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John Gibbons could have been a Blue Jay more than two decades before he first joined the organization, if he had made a better first impression.

Gail Burton/THE ASSOCIATED PRESS

John Gibbons could have been a Blue Jay more than two decades before he first joined the organization, if he had made a better first impression.

Toronto first eyed its current manager in 1980, when he was a still a 17-year-old catcher at MacArthur High School in San Antonio. Keen on Gibbons' potential, the Jays sent scout Al LaMacchia to see him at an individual tryout prior to that year's MLB draft.

But Gibbons, unaware of who LaMacchia was, left the scout unimpressed in that initial interaction.

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"I was catching a pitcher in the bullpen and there's this old man just sitting there watching and I'm like, 'who is this guy,"' Gibbons said with a laugh in his Toronto office last week.

"The pitcher finishes throwing and the guy walks up to me and says: 'Hey son', and I say: 'yes sir?' He goes: 'You know how many balls you dropped?' I said: 'I wasn't counting.' He said: 'About five or six. That's too many."'

The Blue Jays, who had the No. 2 overall pick that year, instead chose Garry Harris, a shortstop from San Diego who didn't make it past double-A.

Gibbons fell to the 24th spot, going to the New York Mets with their third pick of the first round. The Mets also had the No. 1 selection that year, snagging outfielder Darryl Strawberry before choosing another outfielder, Billy Beane at No. 23.

Neither Beane nor Strawberry signed with the Mets immediately, holding out for large bonuses. Beane eventually settled on US$125,000 while Strawberry received $210,000.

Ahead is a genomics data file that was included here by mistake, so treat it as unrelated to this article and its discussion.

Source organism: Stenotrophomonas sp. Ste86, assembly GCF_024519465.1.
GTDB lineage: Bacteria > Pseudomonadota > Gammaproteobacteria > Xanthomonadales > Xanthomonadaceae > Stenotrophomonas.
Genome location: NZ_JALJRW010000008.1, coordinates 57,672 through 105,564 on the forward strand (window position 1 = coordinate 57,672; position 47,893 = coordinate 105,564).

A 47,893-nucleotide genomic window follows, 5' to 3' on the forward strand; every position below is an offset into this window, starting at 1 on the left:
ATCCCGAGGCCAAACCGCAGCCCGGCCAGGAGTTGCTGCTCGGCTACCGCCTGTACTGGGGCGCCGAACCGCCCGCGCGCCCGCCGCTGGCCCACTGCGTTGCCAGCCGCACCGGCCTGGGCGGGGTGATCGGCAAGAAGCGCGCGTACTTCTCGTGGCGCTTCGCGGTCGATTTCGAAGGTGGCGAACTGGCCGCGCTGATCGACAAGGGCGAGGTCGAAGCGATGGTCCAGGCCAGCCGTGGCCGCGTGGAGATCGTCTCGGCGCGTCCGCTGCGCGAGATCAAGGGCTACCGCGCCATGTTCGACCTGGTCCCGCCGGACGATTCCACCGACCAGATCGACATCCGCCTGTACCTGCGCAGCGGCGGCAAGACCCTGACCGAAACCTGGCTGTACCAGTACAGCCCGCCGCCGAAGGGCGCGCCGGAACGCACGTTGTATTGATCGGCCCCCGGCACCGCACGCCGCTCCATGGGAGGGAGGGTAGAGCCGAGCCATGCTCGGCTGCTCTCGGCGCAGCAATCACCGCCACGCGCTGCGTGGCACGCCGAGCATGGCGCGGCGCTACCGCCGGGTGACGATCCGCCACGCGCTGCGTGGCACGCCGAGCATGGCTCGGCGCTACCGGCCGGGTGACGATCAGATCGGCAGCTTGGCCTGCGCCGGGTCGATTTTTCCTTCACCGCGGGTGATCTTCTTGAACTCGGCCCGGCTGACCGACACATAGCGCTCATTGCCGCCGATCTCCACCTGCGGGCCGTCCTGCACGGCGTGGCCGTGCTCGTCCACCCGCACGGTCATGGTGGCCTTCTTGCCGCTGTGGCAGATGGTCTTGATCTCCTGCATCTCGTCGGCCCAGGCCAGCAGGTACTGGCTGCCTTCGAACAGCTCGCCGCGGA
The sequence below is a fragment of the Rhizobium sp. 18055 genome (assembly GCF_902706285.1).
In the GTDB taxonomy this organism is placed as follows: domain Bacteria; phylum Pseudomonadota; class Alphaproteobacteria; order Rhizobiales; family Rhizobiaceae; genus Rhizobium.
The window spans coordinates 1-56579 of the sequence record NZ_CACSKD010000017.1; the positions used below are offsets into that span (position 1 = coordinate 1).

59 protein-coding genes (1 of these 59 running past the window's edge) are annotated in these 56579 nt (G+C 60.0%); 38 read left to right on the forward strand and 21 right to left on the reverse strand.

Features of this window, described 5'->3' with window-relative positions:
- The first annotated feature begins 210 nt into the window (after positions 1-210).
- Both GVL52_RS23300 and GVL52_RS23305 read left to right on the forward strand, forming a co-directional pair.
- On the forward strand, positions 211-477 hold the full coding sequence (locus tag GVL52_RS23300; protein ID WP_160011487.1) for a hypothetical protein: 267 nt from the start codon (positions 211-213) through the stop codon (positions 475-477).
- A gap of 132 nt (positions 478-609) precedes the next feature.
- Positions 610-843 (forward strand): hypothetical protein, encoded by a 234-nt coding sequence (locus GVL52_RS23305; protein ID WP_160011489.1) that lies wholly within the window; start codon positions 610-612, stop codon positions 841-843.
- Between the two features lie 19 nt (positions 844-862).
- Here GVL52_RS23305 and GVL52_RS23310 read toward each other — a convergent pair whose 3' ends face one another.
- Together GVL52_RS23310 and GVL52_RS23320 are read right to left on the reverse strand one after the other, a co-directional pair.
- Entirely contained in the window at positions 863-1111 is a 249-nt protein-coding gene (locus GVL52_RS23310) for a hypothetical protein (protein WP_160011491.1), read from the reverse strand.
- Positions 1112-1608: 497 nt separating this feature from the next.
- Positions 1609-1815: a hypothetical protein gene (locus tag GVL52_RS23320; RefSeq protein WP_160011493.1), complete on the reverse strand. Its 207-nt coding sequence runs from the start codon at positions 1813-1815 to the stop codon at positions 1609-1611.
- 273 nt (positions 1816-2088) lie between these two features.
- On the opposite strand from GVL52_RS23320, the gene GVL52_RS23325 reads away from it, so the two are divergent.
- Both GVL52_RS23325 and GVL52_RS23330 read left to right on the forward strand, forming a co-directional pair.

Gibbons, fearing New York would rescind its modest offer of $45,000, was too eager to wait. He signed three days after the draft, foregoing a scholarship to the University of Texas, when Mets scout Jim Hughes came to his house.

"Me and my dad, we didn't know what we were doing," Gibbons chuckled. "(Hughes) made the offer and we were sitting there talking and finally he said $45,000 was the best they could do and he left the house. So I tell my dad: 'I don't think they really want me, I better take that.' I called (Hughes) and I said: 'Give me $55,000 and I'll sign right now.' And he came right back over.

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"Later I talked to Beane and Strawberry and their first offer was $45,000 and they both held out over a month. Then I talked to the guy picked behind me (in the second round) and they offered him $45,000 and he got $90,000. That's what happens when you're eager — eager and stupid."

Much has changed since the 1980 draft in terms of bonus money for players.

Last year's 24th pick, shortstop Hudson Sanchez, signed with San Diego for a cool $1 million while the No. 1 selection (outfielder Mickey Moniak) reached a $6.1 million deal with Philadelphia. Toronto's first pick in the 2016 draft, pitcher T.J. Zeuch at No. 21, signed for over $2 million.

The Blue Jays will pick twice (at 22 and 28) in the first round of this year's draft, which begins Monday and goes through Wednesday, and have a total of $8.23 million allotted to signing bonuses.

Gibbons spent part of his 1980 bonus on a Datsun 280ZX before reporting to Tennessee to play for the Appalachian League's Kingsport Mets.

He played a total of 11 years in the minors with the Mets, Dodgers, Rangers and Phillies and had two brief MLB stints for New York in 1984 (nine games) and 1986 (eight games).

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Gibbons said it's always been hard to tell which players will succeed in the majors. Seven of the 26 first-round picks from his own draft never made it to the big leagues but three of them — Strawberry, Kelly Gruber, and Glenn Wilson — were all-stars.

Others like Terry Francona, Rick Renteria and Gibbons, who first joined Toronto as a bullpen catcher in 2002 before becoming the team's first base coach later that year, became better known in managing roles.

"That was a good draft," Gibbons said, listing off some of those first-round picks. "Some pretty good players there."

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